Also today, the Forum adopted its third report (document E/C.19/2004/L.6), approving the provisional agenda for its fourth session, which will focus on the “Millennium Development Goals and Indigenous Peoples”, with emphasis on the Goals related to the eradication of extreme poverty and hunger and the achievement of universal primary education.
At the top of the morning meeting, the Permanent Forum concluded its consideration of its future work as indigenous delegates reiterated the United Nations responsibility to promote harmony between indigenous communities and the dominant societies with which they must coexist. Thus, the United Nations was urged to provide additional resources for the establishment of follow-up mechanisms to Forum recommendations, while the Forum was urged to facilitate, in conjunction with the host country, indigenous delegates’ participation in Forum sessions. The Forum should also contribute to the collection and disaggregation of statistical data on indigenous peoples.
In remarks at the closing of the Forum’s session this afternoon, General Assembly President Julian Robert Hunte (Saint Lucia) noted that too many indigenous peoples faced challenges with respect to their land, culture, language, livelihoods, and that too many suffered from poverty, racial discrimination and endemic disease. Yet, as the International Decade for Indigenous Peoples came to a close, indigenous peoples could be assured that the Forum would work for continuity and progress. They could also rely on the General Assembly, known as the “House of Mica” in an ancient Hopi prophecy, to continue to welcome them and celebrate their civilizations, to listen to their voices and learn from them.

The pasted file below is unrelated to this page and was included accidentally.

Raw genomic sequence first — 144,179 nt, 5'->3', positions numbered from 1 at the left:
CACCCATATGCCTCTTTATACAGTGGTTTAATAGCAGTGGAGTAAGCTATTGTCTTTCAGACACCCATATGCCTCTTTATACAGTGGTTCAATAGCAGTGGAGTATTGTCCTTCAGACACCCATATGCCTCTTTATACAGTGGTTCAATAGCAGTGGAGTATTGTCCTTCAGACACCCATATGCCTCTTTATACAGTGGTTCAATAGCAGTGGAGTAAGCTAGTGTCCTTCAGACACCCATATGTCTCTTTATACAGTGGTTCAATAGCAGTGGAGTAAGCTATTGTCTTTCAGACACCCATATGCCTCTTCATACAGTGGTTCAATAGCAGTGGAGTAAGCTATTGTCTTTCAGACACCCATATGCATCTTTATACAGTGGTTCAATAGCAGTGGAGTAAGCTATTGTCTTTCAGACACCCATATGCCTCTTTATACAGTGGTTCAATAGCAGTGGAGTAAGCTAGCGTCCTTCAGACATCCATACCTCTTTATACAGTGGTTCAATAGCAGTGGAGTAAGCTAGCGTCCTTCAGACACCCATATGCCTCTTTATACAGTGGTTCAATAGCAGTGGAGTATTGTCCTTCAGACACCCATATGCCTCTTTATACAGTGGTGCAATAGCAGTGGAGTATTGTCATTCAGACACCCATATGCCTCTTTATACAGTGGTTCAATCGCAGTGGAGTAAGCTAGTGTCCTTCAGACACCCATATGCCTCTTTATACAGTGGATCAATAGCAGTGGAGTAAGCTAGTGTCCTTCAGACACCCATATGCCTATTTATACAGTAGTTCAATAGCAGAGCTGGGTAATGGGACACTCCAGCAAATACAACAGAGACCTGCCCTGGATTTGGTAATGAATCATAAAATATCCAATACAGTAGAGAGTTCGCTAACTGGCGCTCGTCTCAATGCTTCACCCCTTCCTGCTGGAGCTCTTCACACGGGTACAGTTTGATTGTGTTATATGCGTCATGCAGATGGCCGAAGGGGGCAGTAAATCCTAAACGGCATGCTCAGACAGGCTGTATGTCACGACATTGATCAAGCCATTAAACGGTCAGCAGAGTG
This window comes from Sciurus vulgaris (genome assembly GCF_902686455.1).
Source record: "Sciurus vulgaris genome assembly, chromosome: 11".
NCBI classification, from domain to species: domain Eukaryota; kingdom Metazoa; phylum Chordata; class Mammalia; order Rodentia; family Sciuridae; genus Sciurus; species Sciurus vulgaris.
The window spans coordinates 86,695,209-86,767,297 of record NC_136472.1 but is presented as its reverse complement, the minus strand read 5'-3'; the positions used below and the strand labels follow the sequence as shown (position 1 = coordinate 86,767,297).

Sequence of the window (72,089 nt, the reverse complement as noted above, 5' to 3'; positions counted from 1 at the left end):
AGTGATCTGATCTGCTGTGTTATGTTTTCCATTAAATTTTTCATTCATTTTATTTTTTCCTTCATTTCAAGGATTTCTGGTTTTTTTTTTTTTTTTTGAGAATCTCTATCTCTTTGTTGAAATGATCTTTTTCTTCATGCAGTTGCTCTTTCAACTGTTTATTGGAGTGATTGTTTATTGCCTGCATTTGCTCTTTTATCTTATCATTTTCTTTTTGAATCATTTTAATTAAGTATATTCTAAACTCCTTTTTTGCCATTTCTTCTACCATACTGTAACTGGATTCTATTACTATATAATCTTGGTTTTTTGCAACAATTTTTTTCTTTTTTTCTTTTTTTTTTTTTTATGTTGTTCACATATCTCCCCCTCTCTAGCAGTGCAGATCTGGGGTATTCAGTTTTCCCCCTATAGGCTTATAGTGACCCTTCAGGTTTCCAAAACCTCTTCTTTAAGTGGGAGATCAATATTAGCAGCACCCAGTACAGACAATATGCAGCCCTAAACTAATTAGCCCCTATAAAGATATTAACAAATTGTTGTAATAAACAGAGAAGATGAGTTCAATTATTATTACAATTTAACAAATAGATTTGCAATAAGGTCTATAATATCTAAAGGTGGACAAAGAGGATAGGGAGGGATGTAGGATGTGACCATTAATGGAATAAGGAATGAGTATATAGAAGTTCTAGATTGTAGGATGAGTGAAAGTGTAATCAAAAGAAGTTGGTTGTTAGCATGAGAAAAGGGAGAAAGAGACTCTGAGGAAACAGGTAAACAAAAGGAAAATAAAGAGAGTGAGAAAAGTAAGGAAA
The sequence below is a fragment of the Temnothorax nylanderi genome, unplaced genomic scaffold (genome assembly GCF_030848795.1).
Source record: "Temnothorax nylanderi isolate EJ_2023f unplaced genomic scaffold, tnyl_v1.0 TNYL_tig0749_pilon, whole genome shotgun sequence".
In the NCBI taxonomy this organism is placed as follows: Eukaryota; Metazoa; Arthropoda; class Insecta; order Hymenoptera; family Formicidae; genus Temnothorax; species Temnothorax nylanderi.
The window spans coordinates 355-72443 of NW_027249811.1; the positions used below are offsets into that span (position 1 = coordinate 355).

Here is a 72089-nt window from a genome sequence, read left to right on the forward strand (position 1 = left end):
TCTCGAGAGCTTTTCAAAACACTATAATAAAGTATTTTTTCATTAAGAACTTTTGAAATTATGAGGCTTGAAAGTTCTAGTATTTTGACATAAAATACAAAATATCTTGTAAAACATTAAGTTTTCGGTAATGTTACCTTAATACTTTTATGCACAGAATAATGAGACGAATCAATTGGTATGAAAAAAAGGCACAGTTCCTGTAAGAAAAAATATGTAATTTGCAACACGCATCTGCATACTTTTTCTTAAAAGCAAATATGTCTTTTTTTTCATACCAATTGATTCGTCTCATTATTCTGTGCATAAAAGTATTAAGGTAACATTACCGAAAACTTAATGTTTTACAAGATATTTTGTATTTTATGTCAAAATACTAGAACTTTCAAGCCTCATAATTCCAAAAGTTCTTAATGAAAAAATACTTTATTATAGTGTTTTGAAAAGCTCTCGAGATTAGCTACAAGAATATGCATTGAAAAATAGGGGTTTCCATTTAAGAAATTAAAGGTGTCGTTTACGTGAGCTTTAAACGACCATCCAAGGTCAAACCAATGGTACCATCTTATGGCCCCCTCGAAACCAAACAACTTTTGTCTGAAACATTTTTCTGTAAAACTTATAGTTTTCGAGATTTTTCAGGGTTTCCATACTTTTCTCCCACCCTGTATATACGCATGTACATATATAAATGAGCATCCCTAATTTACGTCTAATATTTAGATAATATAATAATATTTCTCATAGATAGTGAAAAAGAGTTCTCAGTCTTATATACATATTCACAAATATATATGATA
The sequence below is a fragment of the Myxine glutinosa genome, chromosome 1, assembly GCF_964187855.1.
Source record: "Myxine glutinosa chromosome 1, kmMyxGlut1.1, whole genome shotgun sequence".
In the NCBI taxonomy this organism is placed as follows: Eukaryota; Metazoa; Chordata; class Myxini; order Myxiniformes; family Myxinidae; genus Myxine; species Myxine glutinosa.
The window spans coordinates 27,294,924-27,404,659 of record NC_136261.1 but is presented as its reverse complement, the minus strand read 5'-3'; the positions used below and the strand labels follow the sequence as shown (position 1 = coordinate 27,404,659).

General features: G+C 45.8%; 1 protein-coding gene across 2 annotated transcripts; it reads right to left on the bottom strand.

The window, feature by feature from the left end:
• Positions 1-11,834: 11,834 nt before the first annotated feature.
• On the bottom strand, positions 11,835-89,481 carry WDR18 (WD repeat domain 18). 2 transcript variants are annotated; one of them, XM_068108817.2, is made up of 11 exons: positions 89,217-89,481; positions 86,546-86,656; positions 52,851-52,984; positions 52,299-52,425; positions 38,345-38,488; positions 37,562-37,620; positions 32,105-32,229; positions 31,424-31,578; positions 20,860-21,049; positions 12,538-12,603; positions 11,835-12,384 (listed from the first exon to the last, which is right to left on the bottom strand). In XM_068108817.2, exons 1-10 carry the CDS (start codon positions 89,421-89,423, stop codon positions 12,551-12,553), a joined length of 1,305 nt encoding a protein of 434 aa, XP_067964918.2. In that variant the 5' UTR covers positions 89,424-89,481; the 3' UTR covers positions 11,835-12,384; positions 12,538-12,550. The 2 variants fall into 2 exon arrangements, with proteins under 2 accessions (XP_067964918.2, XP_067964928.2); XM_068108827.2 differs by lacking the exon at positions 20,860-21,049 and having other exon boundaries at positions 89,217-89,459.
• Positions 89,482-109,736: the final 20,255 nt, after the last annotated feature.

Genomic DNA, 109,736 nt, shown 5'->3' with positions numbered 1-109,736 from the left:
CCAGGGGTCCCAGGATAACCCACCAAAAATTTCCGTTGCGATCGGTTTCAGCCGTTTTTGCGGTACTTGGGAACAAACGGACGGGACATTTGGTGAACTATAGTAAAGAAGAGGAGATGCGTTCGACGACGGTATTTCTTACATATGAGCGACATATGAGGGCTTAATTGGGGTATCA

Forum Chairperson Ole Henrik Magga said the Forum should be proud of all that it had accomplished in the relatively short period of three years. It had established the body’s secretariat and, despite having devoted much time to logistics, it had been able to begin to address the six mandated areas, adopting many recommendations on indigenous issues. It had also done much to raise awareness of indigenous issues within the United Nations system in general. As the Secretary-General had recognized in his opening address, the Forum had begun to create a home for itself within the United Nations system.
The third session of the Permanent Forum was then closed as Forum Rapporteur Willie Littlechild recognized its outgoing members, and Forum member Ayitegan Kouevi sang a traditional Saami song in tribute to the outgoing Chairperson. A traditional Hawaiian chant was performed by a representative of Na Koa Ikaika o Ka Lahui Hawaii; a traditional song was performed by a group of representatives of indigenous North American nations; and a final prayer was delivered.
JULIAN ROBERT HUNTE (Saint Lucia), President of the General Assembly, noted that too many indigenous peoples faced challenges with respect to their land, culture, language, livelihoods, and that many suffered from poverty, racial discrimination and endemic diseases. Too many remained on the outside of the national decision-making that affected their daily lives. The decision of the Forum to focus on indigenous women at the current session was both appropriate and timely, as women were essential actors in economic and social processes, and contributed to all spheres of their societies. However, indigenous women also faced marginalization, extreme poverty, discrimination and violence. They must be recognized for their significant contribution to society, so that States could take critical decisions that would ensure gender equality.